Layne Chapman couldn't have been happier to see rain pour over his fields.
"Truly excited. It was a God-sent thing really. I know Saturday morning it started raining and we received a couple of inches here at this place and I hate to say beggars cant be choosers, but I would really like some more," Layne said.
Layne says farming this year was so tough that big adjustments had to be made.
"With the on-going drought we've had to change our farming practices. Generally this would have been a wheat field," says Layne.
But now it holds canola seeds freshly planted last week, an effort he made to try to grow something knowing wheat wouldn't have made it. If you look closely you can see wheat kernel from last year that never sprouted due to the dry weather. Layne says he knew the wheat would struggle through the heat and decided a few weeks ago to try something new and now that the rain has come it's making his situation even better.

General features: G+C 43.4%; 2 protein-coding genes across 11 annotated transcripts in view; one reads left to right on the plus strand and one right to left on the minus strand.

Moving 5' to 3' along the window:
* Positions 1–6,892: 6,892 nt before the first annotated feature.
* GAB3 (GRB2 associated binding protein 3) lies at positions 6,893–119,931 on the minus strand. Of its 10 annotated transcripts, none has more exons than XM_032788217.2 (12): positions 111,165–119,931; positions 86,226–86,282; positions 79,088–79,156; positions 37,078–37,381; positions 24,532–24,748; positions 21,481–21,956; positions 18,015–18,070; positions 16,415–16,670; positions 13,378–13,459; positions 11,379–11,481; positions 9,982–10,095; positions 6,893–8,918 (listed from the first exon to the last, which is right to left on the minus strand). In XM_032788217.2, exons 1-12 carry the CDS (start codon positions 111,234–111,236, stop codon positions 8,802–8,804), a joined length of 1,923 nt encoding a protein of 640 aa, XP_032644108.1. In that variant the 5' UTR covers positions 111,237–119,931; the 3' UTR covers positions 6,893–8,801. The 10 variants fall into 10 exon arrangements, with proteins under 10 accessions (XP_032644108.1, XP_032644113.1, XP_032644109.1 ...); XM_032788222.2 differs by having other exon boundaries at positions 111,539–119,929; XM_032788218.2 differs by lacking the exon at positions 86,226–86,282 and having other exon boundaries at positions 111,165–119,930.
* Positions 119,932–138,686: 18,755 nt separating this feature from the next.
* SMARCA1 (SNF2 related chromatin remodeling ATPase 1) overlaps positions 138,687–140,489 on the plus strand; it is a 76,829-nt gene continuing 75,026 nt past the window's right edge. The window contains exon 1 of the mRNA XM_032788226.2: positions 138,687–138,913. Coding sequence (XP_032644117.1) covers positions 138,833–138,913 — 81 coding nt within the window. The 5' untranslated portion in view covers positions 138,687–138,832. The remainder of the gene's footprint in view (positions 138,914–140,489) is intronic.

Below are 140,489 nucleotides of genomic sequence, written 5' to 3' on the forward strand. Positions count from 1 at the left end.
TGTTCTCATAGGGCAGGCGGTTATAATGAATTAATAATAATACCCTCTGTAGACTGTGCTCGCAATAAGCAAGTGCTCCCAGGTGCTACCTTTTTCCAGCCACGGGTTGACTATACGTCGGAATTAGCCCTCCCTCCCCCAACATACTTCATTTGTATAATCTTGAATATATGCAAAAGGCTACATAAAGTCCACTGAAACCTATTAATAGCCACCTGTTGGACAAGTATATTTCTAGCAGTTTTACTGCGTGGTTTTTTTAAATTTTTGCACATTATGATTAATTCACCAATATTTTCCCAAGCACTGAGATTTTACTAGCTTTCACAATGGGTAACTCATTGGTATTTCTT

"We've switched to no till and from that we can conserve our moisture and our other natural resources," he explains.
Bits of last years wheat almost covers this field leaving behind a bit of a mess, but he says it locks moisture down in the soil keeping the water from this weekend's rain around a little longer and giving his canola seeds the chance to grow.
"We have adequate moisture at the moment. Last week it was hard to imagine that I would be standing in mud right now. It's hard to imagine that I couldn't remember what a perfect rain felt like and maybe it has just the situation, but it was maybe one of the best feelings I've had," Layne says.